The world’s fastest drummer is known as a genius, and his performance may be considered to be a natural gift. On the other hand, as I have shed light on how the muscles work during performance through my previous research work, I think it should be possible to establish an unprecedented learning method if we studied how the brain and muscles work together in a coordinated manner, stimulated the brain and muscles artificially using technology, and fed back the information. By harnessing such cutting-edge brain-machine interface technology and augmenting the learning ability of the human brain, I dream of a future where ordinary people can easily acquire the transcendental skills of a genius.
The drum alone holds a universe that facilitates understanding of human beings, and the research theme would expand infinitely if we were to consider “music” as a larger genre. There is much outstanding research in Japan in fields such as neuroscience, physical science, cognitive science, and motor control. When we combine this strength with music, we can anticipate the birth of interesting research that far surpasses the research that has been carried out to date. By expanding human intelligence and creativity through music, I hope to create a movement for disseminating revolutionary research from the Shonan Fujisawa Campus (SFC) to the world.
The world’s fastest drummer sets record with over 20 beats per second (1,200 beats per minute). Fujii has unlocked the secrets behind how the world’s fastest drummer moves his wrist muscles to perform with transcendental skills. The data that was actually measured and taken is shown in the diagram.
When I was a student in university, I was passionate about practicing on the drums for many hours every day. The motivation which drove me at the time was my desire to produce the sounds I was pursuing. I am now studying “music-supported rehabilitation,” which applies such musical motivation to medical applications.
After a stroke patient sustains damage to the motor area of the brain, it is important to go through rehabilitation in order to reacquire his or her original motor skills. In light of that, I took up the initiative of developing an auditory feedback system to help patients reacquire their former movements in an enjoyable manner, through the skillful use of their motivation to listen to the music that they like. If they were able to engage in such exercises, they would be able to listen to comfortable sounds or the music they like. Since such exercises are fed back in the form of sounds, I study how this system can be used to help patients relearn reaching movements.
Furthermore, while it is difficult for patients of Parkinson’s disease to exercise, we know that matching the movements to musical rhythms makes it easier for them to do so. However, we have not learnt enough about that mechanism. When a patient sustains damage to his or her brain, resulting in difficulty in physical movements, what are the kinds of changes that arise when they listen to music, and how does this make it easier for them to move? By gaining an understanding of this, we may be able to design an environment that can effectively improve patients’ symptoms by having them listen to music, without relying on surgical operations and medication. There is great potential in the relationship between music, brains, and medicine.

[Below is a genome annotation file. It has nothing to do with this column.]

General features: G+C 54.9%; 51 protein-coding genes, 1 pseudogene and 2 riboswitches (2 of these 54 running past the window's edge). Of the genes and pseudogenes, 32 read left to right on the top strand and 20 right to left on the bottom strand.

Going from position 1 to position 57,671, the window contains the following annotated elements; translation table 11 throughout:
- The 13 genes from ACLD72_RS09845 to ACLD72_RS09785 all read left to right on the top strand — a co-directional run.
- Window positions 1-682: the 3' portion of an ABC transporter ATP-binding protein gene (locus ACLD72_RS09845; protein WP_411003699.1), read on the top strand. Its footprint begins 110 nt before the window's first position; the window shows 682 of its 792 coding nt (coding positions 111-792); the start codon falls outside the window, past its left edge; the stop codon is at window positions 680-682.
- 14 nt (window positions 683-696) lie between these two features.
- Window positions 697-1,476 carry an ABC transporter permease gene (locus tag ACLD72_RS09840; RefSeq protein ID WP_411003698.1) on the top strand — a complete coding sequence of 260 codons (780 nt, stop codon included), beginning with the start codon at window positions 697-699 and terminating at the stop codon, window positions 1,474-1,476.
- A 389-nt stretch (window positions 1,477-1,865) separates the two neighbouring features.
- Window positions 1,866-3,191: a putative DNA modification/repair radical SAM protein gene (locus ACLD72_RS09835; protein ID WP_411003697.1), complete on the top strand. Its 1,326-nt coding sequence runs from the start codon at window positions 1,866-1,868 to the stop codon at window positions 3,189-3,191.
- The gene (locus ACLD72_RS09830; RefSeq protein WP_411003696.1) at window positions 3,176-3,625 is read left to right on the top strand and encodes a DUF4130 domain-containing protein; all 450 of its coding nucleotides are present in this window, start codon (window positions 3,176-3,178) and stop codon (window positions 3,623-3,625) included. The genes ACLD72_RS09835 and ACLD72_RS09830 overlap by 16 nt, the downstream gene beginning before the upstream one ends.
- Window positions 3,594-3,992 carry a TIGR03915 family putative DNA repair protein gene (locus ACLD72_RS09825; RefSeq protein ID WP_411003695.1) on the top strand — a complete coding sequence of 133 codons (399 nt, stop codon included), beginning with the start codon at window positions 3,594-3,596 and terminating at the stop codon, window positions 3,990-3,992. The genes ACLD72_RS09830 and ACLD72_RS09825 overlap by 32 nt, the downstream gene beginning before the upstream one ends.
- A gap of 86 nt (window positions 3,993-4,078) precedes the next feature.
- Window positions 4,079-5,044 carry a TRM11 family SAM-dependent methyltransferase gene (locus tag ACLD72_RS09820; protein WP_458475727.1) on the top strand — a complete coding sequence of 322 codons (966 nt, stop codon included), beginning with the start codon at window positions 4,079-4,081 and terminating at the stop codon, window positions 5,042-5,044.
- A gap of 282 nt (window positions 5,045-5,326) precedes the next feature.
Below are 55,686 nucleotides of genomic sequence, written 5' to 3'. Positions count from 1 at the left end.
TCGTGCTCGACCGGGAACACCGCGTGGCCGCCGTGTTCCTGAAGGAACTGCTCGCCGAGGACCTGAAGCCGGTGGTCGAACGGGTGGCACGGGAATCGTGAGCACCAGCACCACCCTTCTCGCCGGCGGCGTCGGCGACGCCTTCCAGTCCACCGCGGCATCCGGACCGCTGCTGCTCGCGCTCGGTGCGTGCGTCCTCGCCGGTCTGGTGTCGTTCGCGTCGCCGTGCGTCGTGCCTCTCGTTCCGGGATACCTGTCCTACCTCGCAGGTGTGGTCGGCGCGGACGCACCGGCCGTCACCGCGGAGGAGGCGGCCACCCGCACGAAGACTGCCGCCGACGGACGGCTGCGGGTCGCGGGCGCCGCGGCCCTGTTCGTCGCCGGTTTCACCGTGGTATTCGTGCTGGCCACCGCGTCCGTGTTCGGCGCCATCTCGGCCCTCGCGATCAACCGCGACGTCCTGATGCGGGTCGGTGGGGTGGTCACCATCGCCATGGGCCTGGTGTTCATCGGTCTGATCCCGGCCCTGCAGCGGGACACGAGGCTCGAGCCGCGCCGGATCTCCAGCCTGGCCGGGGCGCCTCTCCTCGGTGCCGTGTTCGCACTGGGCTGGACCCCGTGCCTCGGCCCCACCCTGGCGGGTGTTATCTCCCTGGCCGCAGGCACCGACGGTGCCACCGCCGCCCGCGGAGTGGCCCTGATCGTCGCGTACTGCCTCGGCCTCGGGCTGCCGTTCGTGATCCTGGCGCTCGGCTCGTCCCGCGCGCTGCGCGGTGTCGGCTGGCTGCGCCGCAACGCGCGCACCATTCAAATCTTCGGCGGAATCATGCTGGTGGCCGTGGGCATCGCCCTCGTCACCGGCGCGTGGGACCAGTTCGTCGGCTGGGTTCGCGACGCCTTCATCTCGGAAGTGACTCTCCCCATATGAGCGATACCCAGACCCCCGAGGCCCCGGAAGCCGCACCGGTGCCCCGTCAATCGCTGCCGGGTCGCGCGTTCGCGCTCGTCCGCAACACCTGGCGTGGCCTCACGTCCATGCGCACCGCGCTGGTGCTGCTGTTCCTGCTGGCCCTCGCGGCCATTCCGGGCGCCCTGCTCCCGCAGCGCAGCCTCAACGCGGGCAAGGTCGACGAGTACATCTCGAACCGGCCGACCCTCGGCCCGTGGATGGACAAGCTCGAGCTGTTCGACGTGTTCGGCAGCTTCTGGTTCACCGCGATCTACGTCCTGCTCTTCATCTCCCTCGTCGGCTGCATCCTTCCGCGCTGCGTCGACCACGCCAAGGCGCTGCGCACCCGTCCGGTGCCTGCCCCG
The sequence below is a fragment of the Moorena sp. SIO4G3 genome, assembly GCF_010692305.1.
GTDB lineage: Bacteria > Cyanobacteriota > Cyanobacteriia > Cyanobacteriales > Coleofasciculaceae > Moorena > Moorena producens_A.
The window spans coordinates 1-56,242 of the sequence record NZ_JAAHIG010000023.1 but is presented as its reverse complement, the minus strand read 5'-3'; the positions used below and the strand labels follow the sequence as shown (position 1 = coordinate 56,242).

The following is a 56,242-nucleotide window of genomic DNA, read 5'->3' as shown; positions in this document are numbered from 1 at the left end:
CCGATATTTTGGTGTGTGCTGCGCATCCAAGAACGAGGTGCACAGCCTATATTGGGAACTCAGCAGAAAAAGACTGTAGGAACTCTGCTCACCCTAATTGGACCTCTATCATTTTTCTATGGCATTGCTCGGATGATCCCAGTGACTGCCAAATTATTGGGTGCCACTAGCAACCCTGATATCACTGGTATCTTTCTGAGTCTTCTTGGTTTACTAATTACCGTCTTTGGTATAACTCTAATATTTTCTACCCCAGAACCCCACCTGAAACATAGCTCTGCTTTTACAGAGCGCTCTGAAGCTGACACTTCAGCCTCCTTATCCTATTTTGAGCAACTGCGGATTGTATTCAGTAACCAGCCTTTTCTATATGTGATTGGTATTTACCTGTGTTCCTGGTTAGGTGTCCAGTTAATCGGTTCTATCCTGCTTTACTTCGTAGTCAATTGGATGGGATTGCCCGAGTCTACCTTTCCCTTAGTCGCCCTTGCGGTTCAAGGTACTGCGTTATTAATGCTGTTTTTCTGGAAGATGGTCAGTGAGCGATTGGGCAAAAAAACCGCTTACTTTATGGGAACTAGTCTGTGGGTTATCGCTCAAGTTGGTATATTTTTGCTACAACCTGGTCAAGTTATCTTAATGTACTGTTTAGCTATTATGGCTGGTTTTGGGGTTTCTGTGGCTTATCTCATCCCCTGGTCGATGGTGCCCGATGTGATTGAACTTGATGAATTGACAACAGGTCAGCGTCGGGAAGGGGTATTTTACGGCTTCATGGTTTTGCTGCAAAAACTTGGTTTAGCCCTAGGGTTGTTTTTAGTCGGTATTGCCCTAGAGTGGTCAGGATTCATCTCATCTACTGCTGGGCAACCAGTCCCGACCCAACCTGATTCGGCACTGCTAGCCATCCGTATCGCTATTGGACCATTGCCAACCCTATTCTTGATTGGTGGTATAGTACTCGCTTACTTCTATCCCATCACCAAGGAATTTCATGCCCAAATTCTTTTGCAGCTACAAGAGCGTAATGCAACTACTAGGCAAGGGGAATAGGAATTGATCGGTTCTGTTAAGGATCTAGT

We often talk about a “poor or good sense of rhythm.” There are individual differences in the generation of rhythm. This sense of rhythm is broadly related to two capabilities. These are the ability to listen to sounds with the ear, and the ability to move our bodies in response to the sounds we hear. There is a divergence between this sense of rhythm of perception, and sense of rhythm of movement. For example, there are cases where the movements of the fingers are able to adapt to differences in speeds that the ear cannot perceive. When I was studying at Beth Israel Deaconess Medical Center and Harvard Medical School, I developed the “Harvard Beat Assessment Test (H-BAT)” that is able to assess these two senses of rhythm separately, and conducted research on individual differences in the sense of rhythm.
My current research interest lies in the relationship between linguistic rhythm and musical rhythm. In a paper published in 2014, I presented the “SEP hypothesis” as an approach for understanding how the brain processes musical and linguistic rhythms. “SEP” refers to both “Sound Envelope Processing” and “Synchronization and Entrainment to Pulse.” By understanding how the low-frequency components of sound waves are processed in the brain, and elucidating the mechanism in the brain when the body’s movements are synchronized with and drawn into the beat and rhythm of the sound, I propose the possibility of gaining deeper understanding into the relationship between linguistic and musical rhythms. By harnessing this research, I believe it may be possible to develop an effective method for acquiring a second language, as well as new speech rehabilitation methods.
When a person sustains damage to the brain’s motor area as the result of stroke, it is important to undergo rehabilitation in order to reacquire his or her original motor skills. To that end, Fujii has developed an auditory feedback system that harnesses the desire to listen to one’s favorite songs and comforting sounds, in order to help patients reacquire their original motor skills in an enjoyable way. By designing an environment that fully utilizes the power of music, he seeks to revolutionize the medical and social scene.
Assistant Professor, Faculty of Environment and Information Studies, Keio University.Completed the doctoral program at the Graduate School of Human and Environmental Studies,Kyoto University. Ph.D. in Human and Environmental Studies.